Friday, May 02, 2008

Low Hanging Fruit

Sometimes, especially during prolonged presidential campaigns, it's easy to become jaded and assume that politicians spend too much time collecting money and not enough time solving the basic problems facing Americans.

Not here in Florida. In Florida, our legislature has kept their collective eye on the ball and have just finished months of debate about one of the hairiest moral dilemmas of our times:
Is it okay to hang simulated bull testicles from the bumper of your pickup truck?

For those of you not up to date on the latest truck technology, I'll explain. (Editor's Note: If you're one of those readers more interested in the latest bull testicle technology - you're on your own). It seems that while the Japanese car industry wasted time developing its almost-certain-to-fail hybrid motor technology, truly innovative American inventors pioneered a way to make giant, life-like bull testicles from plastic products and affix them to the bumpers of kick-ass American pickups.

You know, like a decoration - but a really kick-ass, inappropriately swinging, American decoration.

These plastic, simulated bull testicles have become so popular that horrified mothers around the state of Florida have complained to their representatives about the rapidly growing (and rapidly swinging) phenomena. I admire their courage of these women because most mothers I've met are reluctant to discuss simulated bull testicles - no matter how often I mention them in everyday conversation.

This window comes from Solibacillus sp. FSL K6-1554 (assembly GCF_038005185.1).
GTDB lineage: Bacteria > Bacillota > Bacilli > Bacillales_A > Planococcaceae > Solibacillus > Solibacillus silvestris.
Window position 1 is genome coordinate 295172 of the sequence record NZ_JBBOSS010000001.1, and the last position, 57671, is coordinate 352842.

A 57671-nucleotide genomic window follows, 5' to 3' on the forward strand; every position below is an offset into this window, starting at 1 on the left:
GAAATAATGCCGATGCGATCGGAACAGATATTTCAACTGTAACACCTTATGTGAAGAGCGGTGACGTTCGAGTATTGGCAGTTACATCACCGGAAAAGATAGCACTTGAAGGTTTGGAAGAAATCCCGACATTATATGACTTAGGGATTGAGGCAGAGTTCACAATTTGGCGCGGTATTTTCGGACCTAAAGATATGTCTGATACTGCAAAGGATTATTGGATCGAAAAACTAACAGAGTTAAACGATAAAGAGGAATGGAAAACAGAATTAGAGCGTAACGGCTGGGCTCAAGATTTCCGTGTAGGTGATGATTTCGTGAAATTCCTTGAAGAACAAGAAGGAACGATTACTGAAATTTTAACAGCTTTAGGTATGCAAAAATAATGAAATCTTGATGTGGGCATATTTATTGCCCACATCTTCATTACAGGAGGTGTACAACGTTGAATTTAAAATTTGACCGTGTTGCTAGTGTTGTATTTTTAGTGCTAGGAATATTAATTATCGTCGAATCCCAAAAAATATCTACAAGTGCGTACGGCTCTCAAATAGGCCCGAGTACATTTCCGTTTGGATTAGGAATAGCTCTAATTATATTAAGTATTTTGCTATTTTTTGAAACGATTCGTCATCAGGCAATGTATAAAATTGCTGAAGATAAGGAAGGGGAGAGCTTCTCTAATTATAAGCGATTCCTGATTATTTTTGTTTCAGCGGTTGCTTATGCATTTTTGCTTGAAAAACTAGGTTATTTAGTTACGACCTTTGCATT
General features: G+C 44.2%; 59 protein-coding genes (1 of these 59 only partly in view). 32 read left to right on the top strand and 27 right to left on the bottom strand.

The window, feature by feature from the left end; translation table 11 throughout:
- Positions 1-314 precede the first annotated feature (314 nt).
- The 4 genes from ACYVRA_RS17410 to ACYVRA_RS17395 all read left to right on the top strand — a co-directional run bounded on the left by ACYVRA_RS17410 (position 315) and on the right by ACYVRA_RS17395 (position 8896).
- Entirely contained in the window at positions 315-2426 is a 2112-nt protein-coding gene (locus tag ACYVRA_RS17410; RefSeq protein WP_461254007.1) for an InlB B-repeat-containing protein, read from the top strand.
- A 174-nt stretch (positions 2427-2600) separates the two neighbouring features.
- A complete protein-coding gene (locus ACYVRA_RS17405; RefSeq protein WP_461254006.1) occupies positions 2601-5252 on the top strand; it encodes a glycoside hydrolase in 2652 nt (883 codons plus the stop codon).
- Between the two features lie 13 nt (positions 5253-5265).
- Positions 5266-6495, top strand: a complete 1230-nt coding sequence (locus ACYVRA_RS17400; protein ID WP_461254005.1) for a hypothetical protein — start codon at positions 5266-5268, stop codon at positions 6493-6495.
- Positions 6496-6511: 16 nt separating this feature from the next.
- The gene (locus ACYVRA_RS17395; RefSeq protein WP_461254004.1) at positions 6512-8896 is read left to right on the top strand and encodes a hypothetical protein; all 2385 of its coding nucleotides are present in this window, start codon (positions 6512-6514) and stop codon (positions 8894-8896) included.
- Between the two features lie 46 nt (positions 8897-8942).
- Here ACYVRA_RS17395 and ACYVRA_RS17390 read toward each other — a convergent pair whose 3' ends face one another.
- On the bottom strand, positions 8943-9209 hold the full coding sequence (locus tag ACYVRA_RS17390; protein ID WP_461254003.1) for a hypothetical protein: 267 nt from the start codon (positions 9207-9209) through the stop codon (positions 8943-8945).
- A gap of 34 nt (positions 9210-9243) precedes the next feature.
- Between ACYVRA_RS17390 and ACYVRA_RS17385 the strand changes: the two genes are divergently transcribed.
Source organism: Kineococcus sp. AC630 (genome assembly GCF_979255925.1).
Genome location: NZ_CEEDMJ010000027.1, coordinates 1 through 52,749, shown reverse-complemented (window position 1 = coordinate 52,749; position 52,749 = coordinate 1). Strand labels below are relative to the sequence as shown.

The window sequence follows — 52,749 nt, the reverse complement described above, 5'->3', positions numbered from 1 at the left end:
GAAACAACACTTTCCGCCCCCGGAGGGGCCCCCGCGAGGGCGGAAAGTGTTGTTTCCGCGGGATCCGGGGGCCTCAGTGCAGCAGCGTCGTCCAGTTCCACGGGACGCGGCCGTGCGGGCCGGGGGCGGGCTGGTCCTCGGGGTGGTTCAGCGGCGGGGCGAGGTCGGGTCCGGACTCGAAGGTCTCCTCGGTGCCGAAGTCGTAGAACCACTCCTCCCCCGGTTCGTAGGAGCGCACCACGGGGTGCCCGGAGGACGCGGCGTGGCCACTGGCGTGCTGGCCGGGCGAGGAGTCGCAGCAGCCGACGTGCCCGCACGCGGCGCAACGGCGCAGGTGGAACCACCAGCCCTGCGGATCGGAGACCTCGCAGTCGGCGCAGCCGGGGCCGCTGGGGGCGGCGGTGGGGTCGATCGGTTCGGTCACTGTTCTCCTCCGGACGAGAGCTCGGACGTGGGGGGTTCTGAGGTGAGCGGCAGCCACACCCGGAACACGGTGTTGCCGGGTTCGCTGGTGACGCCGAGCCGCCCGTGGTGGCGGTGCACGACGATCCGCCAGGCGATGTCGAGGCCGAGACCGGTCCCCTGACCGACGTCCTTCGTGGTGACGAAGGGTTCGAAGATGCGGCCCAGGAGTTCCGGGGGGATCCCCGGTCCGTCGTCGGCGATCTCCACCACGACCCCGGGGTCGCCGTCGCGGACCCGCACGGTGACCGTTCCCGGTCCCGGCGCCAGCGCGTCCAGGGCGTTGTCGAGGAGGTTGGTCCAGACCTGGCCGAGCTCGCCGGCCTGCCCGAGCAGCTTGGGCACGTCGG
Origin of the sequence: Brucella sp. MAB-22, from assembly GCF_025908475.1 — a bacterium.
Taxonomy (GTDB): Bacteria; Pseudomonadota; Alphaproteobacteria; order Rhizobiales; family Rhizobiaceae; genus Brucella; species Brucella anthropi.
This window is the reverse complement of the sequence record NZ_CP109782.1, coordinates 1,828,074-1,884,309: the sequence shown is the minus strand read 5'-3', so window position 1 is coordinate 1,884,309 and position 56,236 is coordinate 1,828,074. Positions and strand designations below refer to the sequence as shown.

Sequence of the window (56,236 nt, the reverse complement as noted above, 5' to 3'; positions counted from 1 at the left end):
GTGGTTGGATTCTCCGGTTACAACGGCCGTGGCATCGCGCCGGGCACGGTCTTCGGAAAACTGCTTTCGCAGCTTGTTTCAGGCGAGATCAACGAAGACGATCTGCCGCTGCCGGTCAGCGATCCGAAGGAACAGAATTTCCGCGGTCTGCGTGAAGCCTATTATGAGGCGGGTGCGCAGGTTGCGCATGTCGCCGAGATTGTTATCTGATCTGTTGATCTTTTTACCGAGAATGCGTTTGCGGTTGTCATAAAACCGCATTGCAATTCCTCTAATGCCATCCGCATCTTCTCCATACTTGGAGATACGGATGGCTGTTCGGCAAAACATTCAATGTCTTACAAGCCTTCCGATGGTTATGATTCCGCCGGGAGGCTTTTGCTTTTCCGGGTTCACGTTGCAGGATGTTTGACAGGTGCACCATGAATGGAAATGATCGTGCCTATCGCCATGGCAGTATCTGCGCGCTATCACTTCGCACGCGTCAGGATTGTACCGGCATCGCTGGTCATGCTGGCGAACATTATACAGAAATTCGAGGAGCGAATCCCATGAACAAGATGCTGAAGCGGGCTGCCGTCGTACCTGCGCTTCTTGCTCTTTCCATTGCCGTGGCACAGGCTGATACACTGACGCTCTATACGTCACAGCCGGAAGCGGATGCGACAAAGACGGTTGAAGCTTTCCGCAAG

Go figure.

Luckily, politicians love to talk about simulated bull testicles as much as I do. They're constantly on the prowl for easy, no-brainer laws to pass - low hanging fruit, so to speak. And this was the lowest of the low hangers. So, for the past few months Floridians have been treated to lots of clever headlines, much posturing and more than a few pictures of plastic bull testicles. I've thought about tossing out a few double entendres of my own - you know, before the case peters out - but ultimately decided against it.

My decision to take the high road turned out to be a good one. The Florida legislature decided today to set aside any consideration of an anti-testicle legislation. American innovation has once again triumphed over the Japanese and, uh, mothers.

No comments: